Browse Prior Art Database

System and Method for Validating an Operating System Scheduler

IP.com Disclosure Number: IPCOM000244901D
Publication Date: 2016-Jan-27
Document File: 5 page(s) / 83K

Publishing Venue

The IP.com Prior Art Database

Abstract

Disclosed is a system and method for testing an operating system to ensure that it correctly enforces its priority-setting or share-setting commands. The process includes elements that accomplish problem specification, calculation of correct answers, automatically running the problems, recording the observed results, comparing the observed behavior against the correct answers, and producing a binary, pass/fail assessment for each problem.

This text was extracted from a PDF file.
This is the abbreviated version, containing approximately 25% of the total text.

Page 01 of 5

System and Method for Validating an Operating System Scheduler

Operating systems supporting a multiplicity of dispatchable units usually offer some way for a system programmer or other support person to specify rules by which the operating system should prioritize the allocation of central processing unit (CPU) power

when the set of dispatchable units collectively wants more CPU power than the system

has to give. For example, when in a uniprocessor configuration two dispatchable units both want to use as much CPU power as possible, the operating system must meter out the single CPU's power to the two dispatchable units, because there is not enough power for both dispatchable units to consume as much power as each wants. The metering or parceling-out of the CPU power is done according to rules commonly known as priority rules or share rules. The rules are usually implemented in a command set; the commands of the set let the system administrator assign priorities or shares to the dispatchable units. It is then the job of the operating system's scheduler and dispatcher to parcel out CPU power in accordance with the issued commands.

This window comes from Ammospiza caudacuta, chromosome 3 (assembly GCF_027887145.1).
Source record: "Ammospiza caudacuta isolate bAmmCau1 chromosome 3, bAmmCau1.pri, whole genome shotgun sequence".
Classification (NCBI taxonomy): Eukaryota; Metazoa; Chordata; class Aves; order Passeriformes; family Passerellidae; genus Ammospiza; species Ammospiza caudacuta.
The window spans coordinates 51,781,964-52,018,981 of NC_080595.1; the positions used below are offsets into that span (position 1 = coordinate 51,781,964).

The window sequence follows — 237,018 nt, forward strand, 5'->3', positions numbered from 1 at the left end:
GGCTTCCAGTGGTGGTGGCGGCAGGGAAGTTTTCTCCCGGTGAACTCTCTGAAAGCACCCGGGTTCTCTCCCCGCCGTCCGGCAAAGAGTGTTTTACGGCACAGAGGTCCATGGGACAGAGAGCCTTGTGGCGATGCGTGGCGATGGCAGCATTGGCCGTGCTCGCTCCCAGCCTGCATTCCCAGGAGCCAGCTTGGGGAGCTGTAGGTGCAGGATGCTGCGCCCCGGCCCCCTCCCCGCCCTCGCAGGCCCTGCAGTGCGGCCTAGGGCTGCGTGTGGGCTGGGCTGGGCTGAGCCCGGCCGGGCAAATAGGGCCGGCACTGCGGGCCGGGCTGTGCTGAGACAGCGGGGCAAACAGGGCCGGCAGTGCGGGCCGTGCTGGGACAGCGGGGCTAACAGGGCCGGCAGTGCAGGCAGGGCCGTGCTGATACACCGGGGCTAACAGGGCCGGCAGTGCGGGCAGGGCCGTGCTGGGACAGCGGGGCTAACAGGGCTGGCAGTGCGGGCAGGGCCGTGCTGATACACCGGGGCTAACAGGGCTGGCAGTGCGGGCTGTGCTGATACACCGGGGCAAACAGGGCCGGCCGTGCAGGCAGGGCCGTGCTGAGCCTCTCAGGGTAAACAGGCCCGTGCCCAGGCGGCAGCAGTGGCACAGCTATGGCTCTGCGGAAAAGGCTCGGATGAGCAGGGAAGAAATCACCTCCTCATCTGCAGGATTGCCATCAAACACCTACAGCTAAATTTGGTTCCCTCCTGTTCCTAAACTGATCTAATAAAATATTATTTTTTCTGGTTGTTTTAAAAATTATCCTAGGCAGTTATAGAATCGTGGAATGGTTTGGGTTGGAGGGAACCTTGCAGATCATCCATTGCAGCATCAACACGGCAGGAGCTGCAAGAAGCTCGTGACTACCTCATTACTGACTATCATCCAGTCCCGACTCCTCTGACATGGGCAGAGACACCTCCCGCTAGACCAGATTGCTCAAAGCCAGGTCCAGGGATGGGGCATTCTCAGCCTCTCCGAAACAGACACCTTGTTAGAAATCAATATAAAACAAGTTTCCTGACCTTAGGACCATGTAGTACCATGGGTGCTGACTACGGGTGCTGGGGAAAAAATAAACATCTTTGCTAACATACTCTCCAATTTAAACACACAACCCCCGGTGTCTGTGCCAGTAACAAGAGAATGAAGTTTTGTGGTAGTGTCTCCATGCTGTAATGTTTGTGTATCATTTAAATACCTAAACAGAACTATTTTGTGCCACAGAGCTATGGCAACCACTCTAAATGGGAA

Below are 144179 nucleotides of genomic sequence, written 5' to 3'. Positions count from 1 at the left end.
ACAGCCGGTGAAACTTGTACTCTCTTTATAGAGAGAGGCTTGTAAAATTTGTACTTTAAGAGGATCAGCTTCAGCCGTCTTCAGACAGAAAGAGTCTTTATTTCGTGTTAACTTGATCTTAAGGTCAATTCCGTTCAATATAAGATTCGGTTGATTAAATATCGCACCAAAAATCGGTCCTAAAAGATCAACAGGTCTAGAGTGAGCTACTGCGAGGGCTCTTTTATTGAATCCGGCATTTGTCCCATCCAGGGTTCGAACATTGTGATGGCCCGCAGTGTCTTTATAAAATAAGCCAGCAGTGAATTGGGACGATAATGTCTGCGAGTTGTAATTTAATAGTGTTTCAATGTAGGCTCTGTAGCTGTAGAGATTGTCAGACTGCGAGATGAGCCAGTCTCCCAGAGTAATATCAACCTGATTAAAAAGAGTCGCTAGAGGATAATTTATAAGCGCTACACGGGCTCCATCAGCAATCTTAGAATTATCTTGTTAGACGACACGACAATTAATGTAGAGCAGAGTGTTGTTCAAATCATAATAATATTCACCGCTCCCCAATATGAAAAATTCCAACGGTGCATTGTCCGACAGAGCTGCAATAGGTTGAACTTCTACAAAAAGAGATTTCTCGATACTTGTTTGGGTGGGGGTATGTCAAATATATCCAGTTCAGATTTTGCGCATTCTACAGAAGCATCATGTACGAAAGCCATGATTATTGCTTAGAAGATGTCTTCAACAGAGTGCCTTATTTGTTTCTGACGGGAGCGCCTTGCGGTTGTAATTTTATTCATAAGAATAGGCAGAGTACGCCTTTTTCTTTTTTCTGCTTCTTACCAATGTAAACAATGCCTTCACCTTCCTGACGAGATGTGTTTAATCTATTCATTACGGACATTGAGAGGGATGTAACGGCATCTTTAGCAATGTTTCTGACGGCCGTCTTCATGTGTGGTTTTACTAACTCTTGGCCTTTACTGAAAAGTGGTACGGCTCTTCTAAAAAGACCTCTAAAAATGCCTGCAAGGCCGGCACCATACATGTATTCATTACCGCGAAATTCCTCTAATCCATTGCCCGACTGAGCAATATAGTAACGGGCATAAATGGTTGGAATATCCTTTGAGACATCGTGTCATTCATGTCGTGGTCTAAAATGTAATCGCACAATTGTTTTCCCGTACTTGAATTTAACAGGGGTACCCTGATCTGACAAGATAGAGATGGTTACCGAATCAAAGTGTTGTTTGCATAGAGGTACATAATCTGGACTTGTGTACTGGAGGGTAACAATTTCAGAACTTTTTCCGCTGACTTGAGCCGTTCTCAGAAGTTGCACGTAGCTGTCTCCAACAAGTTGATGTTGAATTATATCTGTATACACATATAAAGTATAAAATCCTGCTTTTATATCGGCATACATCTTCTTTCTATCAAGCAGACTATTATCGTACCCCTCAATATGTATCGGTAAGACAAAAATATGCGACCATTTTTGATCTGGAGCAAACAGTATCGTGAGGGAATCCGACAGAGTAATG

The administrator in turn expects the operating system to meter or parcel out power as
it was instructed.

In environments where such operating systems are being developed or manufactured, it is necessary to implement some kind of software testing infrastructure that validates the operating system's scheduler with respect to said priority-setting or share-setting commands. Given a set of dispatchable units, the dispatchable units' demands for CPU power, and a sequence of share-setting commands that have been issued, did the operating system meter or parcel out the CPU power in accordance with the settings specified in the issued commands? Answering this question is essential for quality

control of the operating system being manufactured. If the operating system does not enforce its commands, the system administrators at customer sites cannot control those systems.

A system and method are needed for testing the operating system to ensure it correctly enforces its priority-setting or share-setting commands.

The novel contribution is a system and method that includes elements accomplishing problem specification, calculation of correct answers, automatically running the problems, recording the observed results, comparing the observed behavior against the correct answers, and producing a binary, pass/fail assessment for each problem. This approach gives the operating system a list of scheduler validation problems to solve and checks for the expected scheduler behavior.

The core idea of the novel solution is to specify a list of problems for the scheduler to solve. Each problem consists of a machine capacity, a list of dispatchable units to be run, and for each dispatchable unit the associated priority or share setting and the expected CPU demand.

Then, for each such problem, the first step mathematically solves...